One of the oldest suspension bridges in the United States, this bridge is also noted for its design as an aqueduct, although today it is used as a traditional bridge that is open to traffic with a 10 ton weight limit at the time of writing. The bridge is one of the few in the country that is designated a National Historic Landmark, the highest historic designation in the country. The bridge is also one of the few suspension bridges in the country with a number of suspended spans that is something other than three suspended spans or one suspended span. The bridge is in a state of preservation, which is unusual even when you consider the bridge is not owned by PennDOT. As odd as it may seem, the National Park Service does not exactly have a great preservation track record, with demolitions or severe alterations noted in bridges from Yosemite National Park to the Arlington Memorial Bridge in Washington, DC. Fortunately with this bridge, preservation was undertaken. Ironically, the most recent preservation project actually made it harder to see the structural elements and design of this bridge. This is because the most recent rehabilitation restored the original timber design that once held the waters of the canal, although it retains a design that accomodates vehicular traffic. The timber hides much of the suspension cable elements, but the bridge as seen today is more representative of the bridge's original appearance.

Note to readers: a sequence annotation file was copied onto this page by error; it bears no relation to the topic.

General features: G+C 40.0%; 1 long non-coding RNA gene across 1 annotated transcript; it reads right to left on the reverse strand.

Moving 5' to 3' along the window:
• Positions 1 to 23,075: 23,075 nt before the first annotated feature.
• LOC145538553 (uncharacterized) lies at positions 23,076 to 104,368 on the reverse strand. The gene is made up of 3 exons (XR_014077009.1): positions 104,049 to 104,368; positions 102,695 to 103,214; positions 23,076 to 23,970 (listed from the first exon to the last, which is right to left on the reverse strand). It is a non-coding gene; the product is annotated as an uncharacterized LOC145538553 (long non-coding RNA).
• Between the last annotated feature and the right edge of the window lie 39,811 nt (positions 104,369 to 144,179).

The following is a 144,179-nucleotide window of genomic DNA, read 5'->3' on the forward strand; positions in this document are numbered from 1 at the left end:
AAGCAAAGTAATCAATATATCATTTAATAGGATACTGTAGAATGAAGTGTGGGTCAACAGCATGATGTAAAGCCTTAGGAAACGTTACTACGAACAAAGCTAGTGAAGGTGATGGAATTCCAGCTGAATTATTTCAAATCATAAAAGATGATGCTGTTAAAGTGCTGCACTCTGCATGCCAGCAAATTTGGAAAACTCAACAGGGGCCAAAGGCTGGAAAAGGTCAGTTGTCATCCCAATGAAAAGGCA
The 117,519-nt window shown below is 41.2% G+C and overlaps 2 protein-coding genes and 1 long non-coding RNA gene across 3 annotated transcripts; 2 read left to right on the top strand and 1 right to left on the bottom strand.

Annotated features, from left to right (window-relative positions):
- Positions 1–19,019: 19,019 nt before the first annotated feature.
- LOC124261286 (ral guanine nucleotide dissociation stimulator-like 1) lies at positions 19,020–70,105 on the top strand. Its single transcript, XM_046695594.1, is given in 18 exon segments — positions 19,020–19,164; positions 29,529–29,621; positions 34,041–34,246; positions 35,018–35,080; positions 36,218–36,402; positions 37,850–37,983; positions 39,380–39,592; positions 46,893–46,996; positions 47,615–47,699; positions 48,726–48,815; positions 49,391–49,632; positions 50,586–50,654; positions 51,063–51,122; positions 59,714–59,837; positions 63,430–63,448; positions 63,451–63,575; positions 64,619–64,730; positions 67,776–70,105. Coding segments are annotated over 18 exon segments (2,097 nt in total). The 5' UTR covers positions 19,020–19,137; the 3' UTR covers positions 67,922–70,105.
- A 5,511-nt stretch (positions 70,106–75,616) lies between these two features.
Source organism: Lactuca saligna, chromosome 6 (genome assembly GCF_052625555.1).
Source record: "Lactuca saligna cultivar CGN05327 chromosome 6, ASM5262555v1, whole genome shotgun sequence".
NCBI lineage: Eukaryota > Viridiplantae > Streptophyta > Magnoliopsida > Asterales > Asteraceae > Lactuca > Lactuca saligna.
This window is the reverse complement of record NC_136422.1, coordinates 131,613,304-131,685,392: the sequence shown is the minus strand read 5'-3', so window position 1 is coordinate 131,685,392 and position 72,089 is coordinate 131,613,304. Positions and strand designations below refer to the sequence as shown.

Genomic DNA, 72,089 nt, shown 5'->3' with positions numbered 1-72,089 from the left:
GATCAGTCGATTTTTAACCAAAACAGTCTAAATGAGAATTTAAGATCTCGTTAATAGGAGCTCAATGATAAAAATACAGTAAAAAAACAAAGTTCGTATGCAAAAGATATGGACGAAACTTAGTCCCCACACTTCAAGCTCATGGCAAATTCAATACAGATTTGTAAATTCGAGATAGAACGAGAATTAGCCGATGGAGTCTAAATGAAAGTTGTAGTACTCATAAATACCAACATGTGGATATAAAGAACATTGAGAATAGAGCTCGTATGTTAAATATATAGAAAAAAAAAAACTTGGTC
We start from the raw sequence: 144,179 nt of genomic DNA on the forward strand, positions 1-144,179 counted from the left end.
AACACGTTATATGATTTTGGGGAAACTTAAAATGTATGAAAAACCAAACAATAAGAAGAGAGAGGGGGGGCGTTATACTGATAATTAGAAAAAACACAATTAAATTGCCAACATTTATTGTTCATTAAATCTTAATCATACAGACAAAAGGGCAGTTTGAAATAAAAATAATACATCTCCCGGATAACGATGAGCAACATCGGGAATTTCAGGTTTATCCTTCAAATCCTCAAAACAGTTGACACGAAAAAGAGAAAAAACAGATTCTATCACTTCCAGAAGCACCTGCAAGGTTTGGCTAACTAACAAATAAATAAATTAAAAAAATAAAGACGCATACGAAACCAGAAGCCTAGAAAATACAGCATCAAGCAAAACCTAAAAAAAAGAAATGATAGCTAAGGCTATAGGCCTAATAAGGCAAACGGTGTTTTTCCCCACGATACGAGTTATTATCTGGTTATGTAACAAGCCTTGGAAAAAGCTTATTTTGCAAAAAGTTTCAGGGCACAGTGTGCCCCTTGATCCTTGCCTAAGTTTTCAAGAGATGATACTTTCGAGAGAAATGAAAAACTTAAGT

The Delaware and Hudson Canal is the oldest transportation company continuously operating in America. The canal was supplemented and later replaced by the Delaware and Hudson Railroad which still operates, but is owned by Canadian Pacific Railway north of Albany and Norfolk Southern south of Albany.
HistoricBridges.org has a number of older pre-rehab photos of this bridge that have been shared. Currently unorganized, improvement of the galleries is planned in the future as time allows.
This bridge is tagged with the following special condition(s): Unorganized Photos
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